Atrial fibrillation is a heart condition that causes an irregular and often abnormally fast heart rate.
A normal heart rate should be between 60 and 100 beats a minute when you're resting, and is regular. You can measure your heart rate by feeling the pulse in your wrist or neck. In atrial fibrillation, the heart rate may be over 140 beats a minute, although it can be any speed.
The main difference between a normal rhythm and atrial fibrillation is that you are unable to predict when the next heart beat will come along, as heart rate is irregular.
This may lead to a number of problems, including dizziness and shortness of breath. You may also be aware of a fast and irregular heartbeat (palpitations) and feel very tired.
Read more about the symptoms of atrial fibrillation.
Some people with atrial fibrillation have no symptoms and are completely unaware that their heart rate is not regular.
When to see your GP
Make an appointment to see your GP if:
- you notice a sudden change in your heartbeat
- your heart rate is consistently lower than 60 or above 100 - especially if you are experiencing other symptoms of atrial fibrillation
See your GP as soon as possible if you have chest pain.
What happens in atrial fibrillation?
When the heart beats normally, its muscular walls contract (tighten and squeeze) to force blood out and around the body. They then relax, so the heart can fill with blood again. This process is repeated every time the heart beats.
In atrial fibrillation, the upper chambers of the heart, called the atria, contract randomly and sometimes so fast that the heart muscle cannot relax properly between contractions. This reduces the heart's efficiency and performance.
Why it happens
Atrial fibrillation occurs when abnormal electrical impulses suddenly start firing in the atria. These impulses override the heart's natural pacemaker, which can no longer control the rhythm of the heart. This causes you to have a highly irregular pulse rate.
The cause is not fully understood, but it tends to occur in certain groups of people (see below) and may be triggered by certain situations, such as drinking excessive amounts of alcohol or smoking.
Read more about the causes of atrial fibrillation.
Atrial fibrillation may be defined in various ways, depending on the degree to which it affects you:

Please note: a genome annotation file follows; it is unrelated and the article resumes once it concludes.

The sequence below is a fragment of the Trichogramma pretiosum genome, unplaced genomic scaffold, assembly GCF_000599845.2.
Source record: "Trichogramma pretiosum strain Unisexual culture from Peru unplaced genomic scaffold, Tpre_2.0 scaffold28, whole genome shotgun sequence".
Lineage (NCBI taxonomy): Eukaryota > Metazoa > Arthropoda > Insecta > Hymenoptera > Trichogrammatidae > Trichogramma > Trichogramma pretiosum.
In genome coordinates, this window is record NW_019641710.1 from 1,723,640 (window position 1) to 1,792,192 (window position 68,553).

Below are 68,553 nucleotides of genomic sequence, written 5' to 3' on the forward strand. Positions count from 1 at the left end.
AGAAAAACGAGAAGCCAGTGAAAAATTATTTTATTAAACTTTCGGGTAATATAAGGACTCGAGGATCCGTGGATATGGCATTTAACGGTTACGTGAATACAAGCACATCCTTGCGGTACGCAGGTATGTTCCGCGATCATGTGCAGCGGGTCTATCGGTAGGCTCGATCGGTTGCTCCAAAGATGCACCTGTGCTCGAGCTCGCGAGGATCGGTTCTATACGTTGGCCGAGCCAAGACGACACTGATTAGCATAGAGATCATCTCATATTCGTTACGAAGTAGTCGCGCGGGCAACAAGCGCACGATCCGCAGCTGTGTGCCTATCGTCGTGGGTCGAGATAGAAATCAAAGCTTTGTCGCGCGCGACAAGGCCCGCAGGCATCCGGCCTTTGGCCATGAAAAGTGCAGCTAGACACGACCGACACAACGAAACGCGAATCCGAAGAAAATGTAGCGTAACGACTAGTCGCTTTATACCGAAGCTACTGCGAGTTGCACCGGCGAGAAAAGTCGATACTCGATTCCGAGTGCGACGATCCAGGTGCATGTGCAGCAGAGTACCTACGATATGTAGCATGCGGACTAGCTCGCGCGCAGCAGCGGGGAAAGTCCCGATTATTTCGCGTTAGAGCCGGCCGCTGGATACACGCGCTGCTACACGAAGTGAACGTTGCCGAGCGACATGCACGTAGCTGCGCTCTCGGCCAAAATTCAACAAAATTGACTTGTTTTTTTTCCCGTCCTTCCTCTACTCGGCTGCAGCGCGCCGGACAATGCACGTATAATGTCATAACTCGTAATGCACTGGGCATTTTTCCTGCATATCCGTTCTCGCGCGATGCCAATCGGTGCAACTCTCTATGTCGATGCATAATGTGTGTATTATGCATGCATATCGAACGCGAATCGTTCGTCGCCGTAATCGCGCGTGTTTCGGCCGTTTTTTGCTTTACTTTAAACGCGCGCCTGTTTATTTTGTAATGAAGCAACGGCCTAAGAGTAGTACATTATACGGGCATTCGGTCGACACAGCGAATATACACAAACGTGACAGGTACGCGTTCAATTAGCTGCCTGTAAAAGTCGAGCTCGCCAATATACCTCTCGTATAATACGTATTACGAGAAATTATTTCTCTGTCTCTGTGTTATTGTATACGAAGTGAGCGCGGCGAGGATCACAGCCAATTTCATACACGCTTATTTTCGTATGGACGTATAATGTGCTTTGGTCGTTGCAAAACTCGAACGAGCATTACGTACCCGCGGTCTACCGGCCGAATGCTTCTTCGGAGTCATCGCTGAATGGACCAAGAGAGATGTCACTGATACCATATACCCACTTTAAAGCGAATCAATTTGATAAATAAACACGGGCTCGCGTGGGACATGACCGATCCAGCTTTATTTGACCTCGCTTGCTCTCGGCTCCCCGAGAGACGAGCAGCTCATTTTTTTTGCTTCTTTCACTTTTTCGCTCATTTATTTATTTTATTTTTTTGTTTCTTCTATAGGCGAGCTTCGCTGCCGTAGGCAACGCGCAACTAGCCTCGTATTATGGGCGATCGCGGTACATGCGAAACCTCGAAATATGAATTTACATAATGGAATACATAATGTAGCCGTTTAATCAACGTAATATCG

- Paroxysmal atrial fibrillation - this comes and goes and usually stops within 48 hours without any treatment.
- Persistent atrial fibrillation - this lasts for longer than seven days (or less when it is treated).
- Longstanding persistent atrial fibrillation - this means you have had continuous atrial fibrillation for a year or longer.
- Permanent atrial fibrillation - atrial fibrillation is present all the time and no more attempts to restore normal heart rhythm will be made.
Who is affected?
Atrial fibrillation is the most common heart rhythm disturbance and affects up to 800,000 people in the UK.
Atrial fibrillation can affect adults of any age. However, it affects more men than women and becomes more common the older you get. It affects about 10% of people over 75.
Atrial fibrillation is more likely to occur in people with other conditions, such as high blood pressure or atherosclerosis.
It's uncommon in younger people, but may be slightly more common in people with another heart condition, such as a heart valve problem.
Treating atrial fibrillation
Atrial fibrillation is generally not life threatening, but it can be uncomfortable and often needs treatment.
Treatment may involve:
- medication to prevent a stroke
- medication to control the heart rate or rhythm
- cardioversion, where the heart is given a controlled electric shock to restore normal rhythm
- cather ablation, to prevent atrial fibrillation from occurring
- having a pacemaker fitted to help your heart beat regularly
Read more detailed information about treatment for atrial fibrillation.
The main complication of atrial fibrillation is an increased risk of stroke.